This month, United States Citizenship and Immigration Services (USCIS) announced $5 million in government grant opportunities available to service providers who help immigrants integrate and prepare for the naturalization exam. The money for these grants, awarded through the Citizenship and Integration Grant program, however, was not appropriated through Congress. Congress actually voted not to fund this vital program, leaving USCIS to cut costs elsewhere in order to keep the program afloat.

Despite the Obama Administration’s 2012 budget request of $19.8 million to fully fund both the Office of Citizenship and expand the integration grant program, integration wasn’t a high priority for Congress. The Senate agreed to $8 million for the grant program, but the House rejected any funding. The House did, however, authorize USCIS to spend up to $8.5 million out of existing application fees to fund the program, a compromise that meant cutting other expenses if the program was to survive at all.  While USCIS found the money for this year’s grant program, there’s no guarantee it will be able to sustain it at current funding levels.

The loss of this important grant program, one of those rare bi-partisan efforts supported by both the Bush administration and the Obama administration, would be a blow to service providers across the country. Mark Farris, Citizenship Program Specialist at Jewish Family and Career Services in Atlanta, Georgia, told ImmigrationImpact that the USCIS grant has allowed them to expand the free citizenship classes. According to Farris, funding from the grant program has helped them offer roughly 35 classes to 375 students at 15 different locations in Atlanta.  And that demand for classes, Farris continued, especially those with combined English language and civics training, simply can’t be met.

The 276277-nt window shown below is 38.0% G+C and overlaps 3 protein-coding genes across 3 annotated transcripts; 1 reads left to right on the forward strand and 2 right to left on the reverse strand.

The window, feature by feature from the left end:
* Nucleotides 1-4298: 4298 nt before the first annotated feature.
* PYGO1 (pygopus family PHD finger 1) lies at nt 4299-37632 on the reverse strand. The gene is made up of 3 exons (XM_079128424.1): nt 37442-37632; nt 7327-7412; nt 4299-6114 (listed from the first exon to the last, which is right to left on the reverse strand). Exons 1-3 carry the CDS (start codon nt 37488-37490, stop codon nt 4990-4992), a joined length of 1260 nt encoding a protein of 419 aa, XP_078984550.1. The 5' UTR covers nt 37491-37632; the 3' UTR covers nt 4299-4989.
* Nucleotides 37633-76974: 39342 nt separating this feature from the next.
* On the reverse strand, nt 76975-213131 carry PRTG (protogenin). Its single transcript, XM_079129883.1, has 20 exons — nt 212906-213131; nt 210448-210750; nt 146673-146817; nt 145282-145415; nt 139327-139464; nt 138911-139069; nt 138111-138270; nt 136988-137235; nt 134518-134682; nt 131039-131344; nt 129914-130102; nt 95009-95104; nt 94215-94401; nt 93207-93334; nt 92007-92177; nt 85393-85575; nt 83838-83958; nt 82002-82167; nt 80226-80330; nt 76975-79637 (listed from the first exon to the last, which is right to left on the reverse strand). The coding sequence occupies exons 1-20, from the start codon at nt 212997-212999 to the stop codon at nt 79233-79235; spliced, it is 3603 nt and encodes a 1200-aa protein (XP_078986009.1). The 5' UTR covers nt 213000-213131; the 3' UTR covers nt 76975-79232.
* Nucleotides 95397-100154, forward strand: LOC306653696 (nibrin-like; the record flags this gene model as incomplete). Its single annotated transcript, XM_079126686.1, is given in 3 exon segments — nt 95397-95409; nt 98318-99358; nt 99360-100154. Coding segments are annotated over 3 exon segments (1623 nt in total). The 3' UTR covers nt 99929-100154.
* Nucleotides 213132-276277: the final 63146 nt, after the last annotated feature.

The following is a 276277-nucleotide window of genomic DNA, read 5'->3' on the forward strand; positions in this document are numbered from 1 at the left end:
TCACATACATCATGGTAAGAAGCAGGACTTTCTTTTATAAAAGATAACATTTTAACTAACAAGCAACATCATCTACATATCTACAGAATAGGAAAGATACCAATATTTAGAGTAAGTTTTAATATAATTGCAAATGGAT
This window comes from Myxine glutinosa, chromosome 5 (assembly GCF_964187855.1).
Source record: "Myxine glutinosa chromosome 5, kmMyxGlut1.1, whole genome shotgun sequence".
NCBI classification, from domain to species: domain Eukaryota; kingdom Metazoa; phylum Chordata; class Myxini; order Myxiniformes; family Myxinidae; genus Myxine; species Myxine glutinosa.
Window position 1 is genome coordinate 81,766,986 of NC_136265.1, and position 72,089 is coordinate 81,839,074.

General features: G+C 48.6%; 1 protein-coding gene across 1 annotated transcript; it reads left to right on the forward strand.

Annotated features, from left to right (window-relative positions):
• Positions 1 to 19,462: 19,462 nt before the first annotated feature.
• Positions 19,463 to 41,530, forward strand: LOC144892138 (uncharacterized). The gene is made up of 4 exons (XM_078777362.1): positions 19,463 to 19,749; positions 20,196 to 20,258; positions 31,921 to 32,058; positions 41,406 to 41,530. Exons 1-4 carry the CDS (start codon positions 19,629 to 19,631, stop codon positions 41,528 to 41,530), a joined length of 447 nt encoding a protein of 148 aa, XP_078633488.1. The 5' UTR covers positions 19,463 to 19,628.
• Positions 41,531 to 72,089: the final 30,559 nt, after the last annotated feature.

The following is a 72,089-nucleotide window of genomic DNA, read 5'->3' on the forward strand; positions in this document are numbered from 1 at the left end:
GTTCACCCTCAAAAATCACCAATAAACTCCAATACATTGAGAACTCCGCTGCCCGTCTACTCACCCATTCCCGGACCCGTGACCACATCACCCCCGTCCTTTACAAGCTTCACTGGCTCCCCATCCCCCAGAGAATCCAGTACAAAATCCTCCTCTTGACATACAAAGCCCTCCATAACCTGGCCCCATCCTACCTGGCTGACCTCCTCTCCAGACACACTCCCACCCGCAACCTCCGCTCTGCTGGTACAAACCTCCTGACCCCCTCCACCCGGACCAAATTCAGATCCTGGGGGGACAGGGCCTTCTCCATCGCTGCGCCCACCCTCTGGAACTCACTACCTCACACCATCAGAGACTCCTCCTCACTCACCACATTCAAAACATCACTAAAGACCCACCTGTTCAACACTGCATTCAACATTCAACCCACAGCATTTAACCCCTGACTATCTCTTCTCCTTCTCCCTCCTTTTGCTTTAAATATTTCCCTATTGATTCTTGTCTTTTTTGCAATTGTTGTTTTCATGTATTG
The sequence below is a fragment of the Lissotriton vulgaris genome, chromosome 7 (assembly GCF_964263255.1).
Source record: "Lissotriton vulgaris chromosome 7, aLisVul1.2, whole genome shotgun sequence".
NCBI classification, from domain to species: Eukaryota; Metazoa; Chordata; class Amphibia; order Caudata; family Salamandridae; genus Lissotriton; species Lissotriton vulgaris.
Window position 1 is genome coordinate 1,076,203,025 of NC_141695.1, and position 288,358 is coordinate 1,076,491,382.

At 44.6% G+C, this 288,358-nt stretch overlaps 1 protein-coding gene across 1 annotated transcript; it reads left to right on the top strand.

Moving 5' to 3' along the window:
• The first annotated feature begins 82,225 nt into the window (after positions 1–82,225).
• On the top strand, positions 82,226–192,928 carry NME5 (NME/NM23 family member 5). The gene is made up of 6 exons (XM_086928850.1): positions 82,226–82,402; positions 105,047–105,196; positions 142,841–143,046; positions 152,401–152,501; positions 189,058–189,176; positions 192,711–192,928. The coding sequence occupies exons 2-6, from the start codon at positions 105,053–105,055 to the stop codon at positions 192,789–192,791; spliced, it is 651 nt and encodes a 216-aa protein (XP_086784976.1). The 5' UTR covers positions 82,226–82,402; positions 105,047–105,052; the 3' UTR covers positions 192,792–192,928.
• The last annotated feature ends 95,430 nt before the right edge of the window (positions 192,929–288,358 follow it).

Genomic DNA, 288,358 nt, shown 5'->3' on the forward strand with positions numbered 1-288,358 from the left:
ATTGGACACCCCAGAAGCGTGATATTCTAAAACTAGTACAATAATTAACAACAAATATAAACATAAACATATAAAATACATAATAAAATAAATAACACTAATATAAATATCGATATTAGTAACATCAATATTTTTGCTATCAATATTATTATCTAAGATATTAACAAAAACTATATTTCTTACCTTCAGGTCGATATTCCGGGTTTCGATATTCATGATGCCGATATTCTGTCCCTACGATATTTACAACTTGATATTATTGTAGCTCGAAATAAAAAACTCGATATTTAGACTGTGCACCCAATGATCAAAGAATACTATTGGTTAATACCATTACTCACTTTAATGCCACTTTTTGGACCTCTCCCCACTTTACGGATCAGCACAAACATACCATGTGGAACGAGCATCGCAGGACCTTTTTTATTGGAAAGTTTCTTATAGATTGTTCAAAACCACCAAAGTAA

At its peak in FY 2010 and 2011, the program issued approximately $8 and $9  million, respectively, in grants to large and small organizations that taught civics and English to aspiring citizens, supported applicants in the naturalization process, or helped train service providers to become better at delivering programs to immigrant groups.  In 2009, the first year of the grant program, USCIS awarded 1.2 million dollars to 13 organizations.  Since 2009, the program has awarded $18.3 million through 111 grants—grants which have helped more than 28,000 permanent residents in 30 states.

And while $5 million represents a commitment to keep the program alive on the part of USCIS, it won’t be able to maintain that commitment without an infusion of cash. As the current appropriation season begins in earnest, those who support immigrant integration have to become more vocal about the necessity of supporting programs that help immigrants become citizens.

As the National Immigration Forum has noted, the modest investment in integration pays off for everyone:

Immigrant integration does not just benefit immigrants, but our nation as well. Our democracy is strengthened when eligible immigrants become citizens and participate fully in our society and political system.

That’s a sentiment that Mark Farris echoes. Farris reports that his students are motivated and excited to become “fully American,” to vote and to participate in society. Sadly, unless Congress remembers how important integration and naturalization are to the democratic process and funds this program in the future, fewer and fewer immigrants will have this opportunity.

Photo by larry1235.

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